European GPS System Hacked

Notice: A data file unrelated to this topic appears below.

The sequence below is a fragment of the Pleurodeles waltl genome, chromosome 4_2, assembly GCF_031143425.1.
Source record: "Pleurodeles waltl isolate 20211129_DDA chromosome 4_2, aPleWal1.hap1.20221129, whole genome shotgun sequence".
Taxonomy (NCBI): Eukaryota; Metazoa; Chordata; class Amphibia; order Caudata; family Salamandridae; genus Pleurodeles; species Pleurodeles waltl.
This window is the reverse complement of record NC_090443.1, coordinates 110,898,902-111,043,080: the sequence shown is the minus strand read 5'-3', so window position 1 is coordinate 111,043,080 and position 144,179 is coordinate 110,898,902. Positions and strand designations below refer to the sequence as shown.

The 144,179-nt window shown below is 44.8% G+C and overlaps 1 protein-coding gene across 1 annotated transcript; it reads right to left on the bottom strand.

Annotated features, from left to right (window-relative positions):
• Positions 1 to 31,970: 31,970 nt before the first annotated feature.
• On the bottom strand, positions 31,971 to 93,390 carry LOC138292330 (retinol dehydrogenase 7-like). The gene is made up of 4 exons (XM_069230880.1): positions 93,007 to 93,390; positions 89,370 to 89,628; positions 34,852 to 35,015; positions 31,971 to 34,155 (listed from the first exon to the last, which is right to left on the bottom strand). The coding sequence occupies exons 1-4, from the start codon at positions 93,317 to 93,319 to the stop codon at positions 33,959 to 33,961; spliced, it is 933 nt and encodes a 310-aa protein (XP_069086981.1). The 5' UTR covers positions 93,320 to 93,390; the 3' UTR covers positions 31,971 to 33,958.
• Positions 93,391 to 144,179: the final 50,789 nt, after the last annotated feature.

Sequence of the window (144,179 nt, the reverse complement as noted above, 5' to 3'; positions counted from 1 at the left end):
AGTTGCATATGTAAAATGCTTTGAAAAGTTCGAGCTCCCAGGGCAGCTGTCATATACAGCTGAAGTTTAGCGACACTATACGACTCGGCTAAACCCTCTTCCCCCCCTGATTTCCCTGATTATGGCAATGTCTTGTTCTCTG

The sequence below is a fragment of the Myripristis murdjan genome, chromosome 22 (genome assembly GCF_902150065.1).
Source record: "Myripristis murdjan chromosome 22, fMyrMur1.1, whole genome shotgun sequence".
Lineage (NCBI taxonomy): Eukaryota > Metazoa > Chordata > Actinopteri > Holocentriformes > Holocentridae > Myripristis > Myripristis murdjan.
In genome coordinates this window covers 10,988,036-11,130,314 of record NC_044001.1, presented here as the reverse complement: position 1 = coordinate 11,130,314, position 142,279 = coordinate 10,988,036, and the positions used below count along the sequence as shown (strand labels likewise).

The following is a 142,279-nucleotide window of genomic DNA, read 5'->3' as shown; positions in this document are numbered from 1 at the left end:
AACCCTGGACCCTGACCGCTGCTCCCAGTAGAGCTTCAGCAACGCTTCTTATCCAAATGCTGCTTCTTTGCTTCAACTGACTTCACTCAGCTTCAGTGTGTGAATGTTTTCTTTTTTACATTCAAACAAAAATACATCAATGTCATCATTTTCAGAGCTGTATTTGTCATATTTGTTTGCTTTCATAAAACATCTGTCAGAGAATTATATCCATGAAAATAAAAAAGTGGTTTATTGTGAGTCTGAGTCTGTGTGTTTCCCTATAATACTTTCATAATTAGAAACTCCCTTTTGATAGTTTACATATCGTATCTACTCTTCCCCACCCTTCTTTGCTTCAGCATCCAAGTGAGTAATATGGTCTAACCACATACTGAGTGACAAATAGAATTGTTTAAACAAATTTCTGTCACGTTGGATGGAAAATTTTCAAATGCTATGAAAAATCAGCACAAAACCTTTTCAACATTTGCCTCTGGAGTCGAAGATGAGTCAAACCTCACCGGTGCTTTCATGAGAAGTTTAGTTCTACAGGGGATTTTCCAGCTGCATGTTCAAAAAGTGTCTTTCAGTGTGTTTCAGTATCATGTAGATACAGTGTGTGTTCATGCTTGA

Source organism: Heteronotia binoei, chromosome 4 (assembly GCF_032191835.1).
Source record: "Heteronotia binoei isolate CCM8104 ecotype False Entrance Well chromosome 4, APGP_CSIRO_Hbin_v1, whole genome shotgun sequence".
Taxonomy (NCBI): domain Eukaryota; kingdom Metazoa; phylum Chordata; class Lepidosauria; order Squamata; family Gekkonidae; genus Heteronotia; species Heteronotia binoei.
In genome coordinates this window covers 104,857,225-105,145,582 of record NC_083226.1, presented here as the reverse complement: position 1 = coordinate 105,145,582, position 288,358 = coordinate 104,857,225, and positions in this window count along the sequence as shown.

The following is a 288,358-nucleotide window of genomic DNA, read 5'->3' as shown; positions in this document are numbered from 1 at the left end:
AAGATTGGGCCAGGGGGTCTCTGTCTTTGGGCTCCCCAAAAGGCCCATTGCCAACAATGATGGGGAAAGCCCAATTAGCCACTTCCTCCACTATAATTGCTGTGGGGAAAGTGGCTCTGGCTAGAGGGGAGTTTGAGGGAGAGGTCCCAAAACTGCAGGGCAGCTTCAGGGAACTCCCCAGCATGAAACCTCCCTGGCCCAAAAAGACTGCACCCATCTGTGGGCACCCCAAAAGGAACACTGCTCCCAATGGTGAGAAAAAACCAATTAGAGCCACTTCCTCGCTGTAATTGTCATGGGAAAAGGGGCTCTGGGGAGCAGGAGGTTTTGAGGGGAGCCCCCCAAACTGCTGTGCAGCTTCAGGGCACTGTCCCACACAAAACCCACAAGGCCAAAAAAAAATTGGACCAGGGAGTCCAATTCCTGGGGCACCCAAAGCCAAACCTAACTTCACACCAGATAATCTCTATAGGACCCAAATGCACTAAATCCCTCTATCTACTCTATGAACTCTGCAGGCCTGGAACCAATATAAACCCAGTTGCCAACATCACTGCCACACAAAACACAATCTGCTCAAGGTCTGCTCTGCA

When the Europeans who are working to develop their own GPS system stalled on a promise to release the signal code to U.S. researchers, a team at Cornell University decided to figure it out for themselves. "Even Europeans were being frustrated," said Mark Psiaki, leader of the Cornell engineering team. "Then it dawned on me: Maybe we can pull these things off the air, just with an antenna and lots of signal processing." He did just that, and published his results in the June issue of GPS World. But while the U.S. system is taxpayer-funded and its signal is free, the Europeans intend to sell the signals from their Galileo satellites to recoup some of the $4 billion cost. Psiaki says it won't work to try to copyright the data. "Imagine someone builds a lighthouse," he said. "And I've gone by and see how often the light flashes and measured where the coordinates are. Can the owner charge me a licensing fee for looking at the light? ... No. How is looking at the Galileo satellite any different?" The Galileo system is scheduled to enter service by 2010.